Editor’s note: On November 1st Jair Bolsonaro gave a brief speech in which he thanked the 58m Brazilians who had voted for him, and said he would comply with the constitution—in effect, conceding defeat. He alluded to his followers’ “sense of injustice about how the electoral process was carried out”. His chief of staff said that Mr Bolsonaro’s government would co-operate in the transfer of power.
When luiz inácio lula da silva was last in office, between 2003 and 2010, he used to quip that “God is Brazilian”. If so, the Almighty has a dark sense of humour. The presidential-election campaign that ended with a run-off on October 30th was one of the nastiest Brazil has ever endured, drenched in calumny and punctuated with violence. Lula, as the left-wing victor is known, won by a wafer-thin margin: 1.8 percentage points.Listen to this story.
After the election tensions mounted as Jair Bolsonaro, the right-wing populist incumbent, took two days to speak. He did not explicitly concede. However, it looks likely that the transfer of power will be relatively peaceful. Protests by bolsonarista lorry drivers spread across the country, but Mr Bolsonaro, who has previously encouraged violence, told his supporters not to block roads.
In many ways, the result is a triumph for Brazil’s democracy. The vote count was clean and Lula won fair and square. Mr Bolsonaro has for months suggested the opposite: that the polls would be rigged and the only way Lula could win was by cheating. He should admit that he was wrong, though he probably won’t.
Lula will find running Brazil much harder than last time he was in charge. The country is more divided than it was then, and its public finances are in worse shape. The campaign aggravated Brazil’s divisions with a torrent of falsehoods: that Lula is a satanic communist, and that Mr Bolsonaro is a cannibalistic paedophile. Tempers flared dangerously. Since August seven people have been killed for their political views.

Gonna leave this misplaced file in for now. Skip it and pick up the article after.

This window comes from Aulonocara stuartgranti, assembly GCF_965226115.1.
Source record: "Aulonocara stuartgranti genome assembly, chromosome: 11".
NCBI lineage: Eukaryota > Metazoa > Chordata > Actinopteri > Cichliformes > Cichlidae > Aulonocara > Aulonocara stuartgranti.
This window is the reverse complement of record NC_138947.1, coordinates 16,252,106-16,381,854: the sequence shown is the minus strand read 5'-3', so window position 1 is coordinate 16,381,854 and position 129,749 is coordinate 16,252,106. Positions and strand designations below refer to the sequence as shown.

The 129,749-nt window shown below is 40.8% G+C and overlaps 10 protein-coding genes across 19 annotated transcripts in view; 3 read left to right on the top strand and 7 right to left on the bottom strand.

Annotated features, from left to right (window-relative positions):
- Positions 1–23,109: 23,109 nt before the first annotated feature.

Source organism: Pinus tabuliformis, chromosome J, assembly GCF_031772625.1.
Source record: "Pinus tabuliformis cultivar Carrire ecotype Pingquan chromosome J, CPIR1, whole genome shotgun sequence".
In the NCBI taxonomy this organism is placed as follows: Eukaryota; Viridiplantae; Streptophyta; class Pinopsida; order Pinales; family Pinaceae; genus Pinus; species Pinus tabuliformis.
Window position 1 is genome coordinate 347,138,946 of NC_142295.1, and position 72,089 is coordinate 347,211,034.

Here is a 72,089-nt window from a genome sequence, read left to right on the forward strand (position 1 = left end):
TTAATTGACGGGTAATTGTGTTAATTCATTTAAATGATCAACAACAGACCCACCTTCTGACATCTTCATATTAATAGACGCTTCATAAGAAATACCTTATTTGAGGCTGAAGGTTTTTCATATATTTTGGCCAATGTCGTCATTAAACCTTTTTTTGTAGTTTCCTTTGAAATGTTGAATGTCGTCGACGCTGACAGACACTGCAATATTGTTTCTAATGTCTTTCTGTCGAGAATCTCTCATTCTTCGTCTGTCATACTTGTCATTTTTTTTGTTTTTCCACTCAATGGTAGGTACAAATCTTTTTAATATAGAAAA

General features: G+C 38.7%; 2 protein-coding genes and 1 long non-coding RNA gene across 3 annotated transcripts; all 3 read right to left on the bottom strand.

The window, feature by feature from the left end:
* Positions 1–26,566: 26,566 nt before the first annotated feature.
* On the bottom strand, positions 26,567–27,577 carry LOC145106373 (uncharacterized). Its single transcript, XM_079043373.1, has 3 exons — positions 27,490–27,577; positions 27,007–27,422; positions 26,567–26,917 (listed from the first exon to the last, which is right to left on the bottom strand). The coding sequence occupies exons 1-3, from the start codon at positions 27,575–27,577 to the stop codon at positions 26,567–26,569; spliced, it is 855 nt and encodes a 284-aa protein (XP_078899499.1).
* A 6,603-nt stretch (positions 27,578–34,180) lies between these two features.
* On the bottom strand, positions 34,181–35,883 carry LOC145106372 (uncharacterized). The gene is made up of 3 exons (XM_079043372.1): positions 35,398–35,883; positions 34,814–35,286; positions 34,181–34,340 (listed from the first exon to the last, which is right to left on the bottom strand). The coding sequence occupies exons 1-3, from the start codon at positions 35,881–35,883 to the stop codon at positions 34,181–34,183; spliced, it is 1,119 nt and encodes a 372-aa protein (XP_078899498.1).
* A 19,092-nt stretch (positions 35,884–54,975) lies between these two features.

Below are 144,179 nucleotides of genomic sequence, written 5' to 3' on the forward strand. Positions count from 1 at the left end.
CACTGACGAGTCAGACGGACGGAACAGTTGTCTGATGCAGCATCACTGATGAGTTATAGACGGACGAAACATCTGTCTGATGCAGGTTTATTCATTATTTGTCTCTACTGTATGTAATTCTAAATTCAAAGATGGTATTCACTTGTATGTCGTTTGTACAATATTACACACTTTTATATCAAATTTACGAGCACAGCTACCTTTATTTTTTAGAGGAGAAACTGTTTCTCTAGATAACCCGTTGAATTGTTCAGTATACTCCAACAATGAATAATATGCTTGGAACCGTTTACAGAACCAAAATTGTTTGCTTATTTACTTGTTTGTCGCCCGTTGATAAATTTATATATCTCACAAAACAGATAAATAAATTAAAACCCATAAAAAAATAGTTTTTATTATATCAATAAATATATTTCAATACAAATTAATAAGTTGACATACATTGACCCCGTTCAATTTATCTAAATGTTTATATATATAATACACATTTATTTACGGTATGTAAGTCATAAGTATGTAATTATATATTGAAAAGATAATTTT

As for the public finances, Brazil has racked up debts since Lula was last in power, because of a recession in 2014-16 and covid-19. So, although commodity prices have jumped since Vladimir Putin invaded Ukraine in February, boosting Brazil’s exports, the government has little room for fiscal manoeuvre.
Lula’s first task is to try to calm and unite the country. He made a good start in his victory speech, vowing to be the president for all Brazilians, not just those who voted for him. He may struggle, however, to reassure the legions of bolsonaristas who have been told, absurdly, that he will close their churches and impose Venezuelan-style far-left despotism. He has acknowledged that his victory was down to a broad coalition of democrats; he ought to govern in that spirit.
His next step should be to appoint a prudent economy minister. He should reiterate that he will not reverse privatisations, which he opposed at the time, and explain how he will pay for any big spending promises. If he is going to remove a cap on spending, introduced in 2016 after the recession, he needs to assure markets that there will be a sensible new fiscal rule to replace it. More clarity is needed over how he will pay for green policies. He is wisely seeking foreign help to curb deforestation in the Amazon, which has increased fast under Mr Bolsonaro.
Lula will have to find a way to work with Congress, which is dominated by conservatives. He should make clear that the graft that flourished under the rule of his Workers’ Party, seen most egregiously in the Lava Jato (Car Wash) scandal, will not occur again. (Lula was jailed for 19 months on charges of corruption; his conviction was annulled in 2021 and he maintains his innocence.) He should appoint an independent attorney-general from a list the public prosecutor’s office provides. Similarly, his cabinet should be chosen on the basis of merit, rather than loyalty.
The next few years will be tough. Whatever Lula does, bolsonarismo is likely to remain a disruptive force in Brazilian politics, just as Trumpery is in the United States. Lula should learn humility from the narrowness of his win, after coming to power with two landslides in the early 2000s. He needs to forge consensus among those he disagrees with. If he governs pragmatically and inclusively, he has a chance to restore order and progress to Brazil.